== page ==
It’s been a busy winter at Powderhorn Lake forest preserve on the south side of Chicago. This winter, restoration and construction crews working with Audubon Great Lakes and the Forest Preserves of Cook County have been busy kicking off a major restoration project that aims to improve circulation/drainage and promote marsh habitat. Reconnecting Powderhorn Lake to Lake Michigan, via Wolf Lake, will facilitate fish passage, create hundreds of acres of marsh bird habitat and assist in alleviating flooding issues.
Last fall, an official groundbreaking ceremony for the project was held on September 18, 2021, and since then major construction has been in full swing during the winter. It’s often beneficial for intense wetland restoration to take place during the winter months, while many species of migratory birds are away and the frozen ground can support heavy machinery.
In order for the restoration team to connect Powderhorn Lake to Wolf Lake, the construction crews are digging a channel that connects the two water bodies. Some places will have open water/creeks and others, like under the roads and railroads will have large diameter pipes (big enough for fish and turtles to pass through). The connection is happening between 133rd and 136th streets just south of Wolf Lake. Construction will likely be complete in the next month with final grading, topsoil spreading, and landscaping completed by May.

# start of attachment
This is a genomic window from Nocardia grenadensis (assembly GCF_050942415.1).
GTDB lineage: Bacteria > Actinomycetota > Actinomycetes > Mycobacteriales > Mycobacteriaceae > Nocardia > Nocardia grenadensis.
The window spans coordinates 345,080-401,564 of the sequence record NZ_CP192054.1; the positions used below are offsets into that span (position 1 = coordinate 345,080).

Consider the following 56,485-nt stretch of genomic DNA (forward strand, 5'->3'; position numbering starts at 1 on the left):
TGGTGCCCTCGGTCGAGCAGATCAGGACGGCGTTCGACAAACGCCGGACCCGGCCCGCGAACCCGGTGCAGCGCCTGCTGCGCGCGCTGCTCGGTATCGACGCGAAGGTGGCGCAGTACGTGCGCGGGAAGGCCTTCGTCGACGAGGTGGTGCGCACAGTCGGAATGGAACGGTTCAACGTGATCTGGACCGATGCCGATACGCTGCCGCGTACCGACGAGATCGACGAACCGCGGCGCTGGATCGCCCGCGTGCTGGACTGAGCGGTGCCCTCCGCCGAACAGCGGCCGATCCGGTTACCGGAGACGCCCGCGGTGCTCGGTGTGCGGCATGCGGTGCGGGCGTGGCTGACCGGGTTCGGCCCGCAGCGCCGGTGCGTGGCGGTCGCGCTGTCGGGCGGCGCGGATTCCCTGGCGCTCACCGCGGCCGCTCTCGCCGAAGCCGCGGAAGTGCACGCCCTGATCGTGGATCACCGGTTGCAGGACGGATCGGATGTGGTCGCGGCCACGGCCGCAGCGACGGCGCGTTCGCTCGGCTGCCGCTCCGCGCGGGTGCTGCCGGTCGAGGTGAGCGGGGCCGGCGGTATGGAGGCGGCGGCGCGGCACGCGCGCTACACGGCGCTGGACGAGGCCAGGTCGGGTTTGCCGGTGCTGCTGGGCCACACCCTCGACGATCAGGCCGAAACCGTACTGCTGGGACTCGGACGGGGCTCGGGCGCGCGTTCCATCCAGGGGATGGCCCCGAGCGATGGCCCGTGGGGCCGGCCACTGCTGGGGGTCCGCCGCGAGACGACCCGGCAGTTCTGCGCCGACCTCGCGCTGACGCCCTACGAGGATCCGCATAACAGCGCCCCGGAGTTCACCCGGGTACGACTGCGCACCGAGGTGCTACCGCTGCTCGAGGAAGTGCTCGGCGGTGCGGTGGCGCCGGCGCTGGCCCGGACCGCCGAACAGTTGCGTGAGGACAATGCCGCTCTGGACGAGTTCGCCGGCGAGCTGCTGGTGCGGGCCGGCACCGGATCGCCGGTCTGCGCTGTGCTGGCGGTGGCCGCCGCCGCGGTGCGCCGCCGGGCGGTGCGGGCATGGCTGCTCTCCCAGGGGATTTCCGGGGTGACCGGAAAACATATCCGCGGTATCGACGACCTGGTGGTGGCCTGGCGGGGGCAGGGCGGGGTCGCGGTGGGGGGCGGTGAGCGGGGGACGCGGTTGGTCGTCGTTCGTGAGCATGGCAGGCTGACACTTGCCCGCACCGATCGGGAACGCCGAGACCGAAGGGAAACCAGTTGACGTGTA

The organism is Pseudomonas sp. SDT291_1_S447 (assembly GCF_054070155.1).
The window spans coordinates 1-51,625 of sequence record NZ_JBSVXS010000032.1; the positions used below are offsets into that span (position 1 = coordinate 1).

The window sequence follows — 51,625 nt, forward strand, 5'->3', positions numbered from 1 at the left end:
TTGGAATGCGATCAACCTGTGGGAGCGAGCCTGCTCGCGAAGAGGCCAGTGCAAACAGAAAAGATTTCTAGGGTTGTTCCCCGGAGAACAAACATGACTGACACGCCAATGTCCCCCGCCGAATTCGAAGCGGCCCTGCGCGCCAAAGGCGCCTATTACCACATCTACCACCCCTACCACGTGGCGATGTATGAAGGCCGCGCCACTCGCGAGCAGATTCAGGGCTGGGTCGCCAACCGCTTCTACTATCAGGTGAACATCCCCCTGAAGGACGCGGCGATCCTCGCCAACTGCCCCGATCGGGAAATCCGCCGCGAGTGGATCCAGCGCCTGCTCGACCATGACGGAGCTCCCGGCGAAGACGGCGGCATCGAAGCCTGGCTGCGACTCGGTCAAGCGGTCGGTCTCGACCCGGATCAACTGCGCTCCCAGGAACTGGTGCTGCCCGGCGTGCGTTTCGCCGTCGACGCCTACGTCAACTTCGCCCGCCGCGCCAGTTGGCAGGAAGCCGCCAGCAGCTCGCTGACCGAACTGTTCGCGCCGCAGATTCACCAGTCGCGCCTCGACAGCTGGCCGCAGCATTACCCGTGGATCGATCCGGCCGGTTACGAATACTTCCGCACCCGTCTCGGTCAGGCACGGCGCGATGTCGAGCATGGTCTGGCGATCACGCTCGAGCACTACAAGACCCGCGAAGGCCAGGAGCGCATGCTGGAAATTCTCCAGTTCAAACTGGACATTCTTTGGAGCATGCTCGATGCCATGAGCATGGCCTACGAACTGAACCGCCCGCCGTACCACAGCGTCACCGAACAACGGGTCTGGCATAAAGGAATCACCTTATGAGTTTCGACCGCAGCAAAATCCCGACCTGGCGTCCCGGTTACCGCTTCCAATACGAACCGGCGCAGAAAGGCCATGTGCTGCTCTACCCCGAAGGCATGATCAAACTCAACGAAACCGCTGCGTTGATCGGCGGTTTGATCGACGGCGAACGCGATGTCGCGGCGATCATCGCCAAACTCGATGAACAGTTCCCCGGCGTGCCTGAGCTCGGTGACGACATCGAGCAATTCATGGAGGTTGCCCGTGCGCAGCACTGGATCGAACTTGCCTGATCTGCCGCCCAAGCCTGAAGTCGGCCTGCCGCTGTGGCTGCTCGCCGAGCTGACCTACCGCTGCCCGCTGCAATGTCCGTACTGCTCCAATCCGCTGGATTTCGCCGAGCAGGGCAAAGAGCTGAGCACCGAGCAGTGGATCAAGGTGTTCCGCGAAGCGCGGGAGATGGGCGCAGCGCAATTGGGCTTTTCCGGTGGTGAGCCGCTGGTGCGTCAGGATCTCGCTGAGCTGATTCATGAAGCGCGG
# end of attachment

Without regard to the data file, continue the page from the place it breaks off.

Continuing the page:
The connection will restore the historical hydrologic connections between Powderhorn Lake and Wolf lake, helping to reestablish the vital marsh habitat that birds like the Least Bittern, Common Gallinule and Pied-billed Grebe rely on to successful reproduce and raise young each summer. Powderhorn Lake's northern shallows will once again act as an effective fish nursery, while the connection to Wolf Lake will allow fish to move between lakes, bolstering populations of game and non-game fish, including Northern Pike, Yellow Perch and Grass Pickerel.
Next year, Audubon and partners will host a ribbon cutting ceremony and a public celebration event where the community will be invited to join and tour the new habitat. The community will also begin to see habitat benefits by spring of 2023, and the lower water level also will help alleviate flooding issues which have severely impacted the surrounding neighborhoods for many years.
Audubon and the Forest Preserves of Cook County will also be hosting volunteer workdays for local community members that would like to get involved and help with some of the restoration and planting. In addition, there will also be seed dispersal and tree plantings next Spring 2023 and planting of trees and scrubs in later fall and early winter of 2023.
Funding for this project is provided by the Great Lakes Restoration Initiative (GLRI) and U.S. Environmental Protection Agency through the National Oceanic and Atmospheric Administration (NOAA)/Great Lakes Commission Regional Partnership.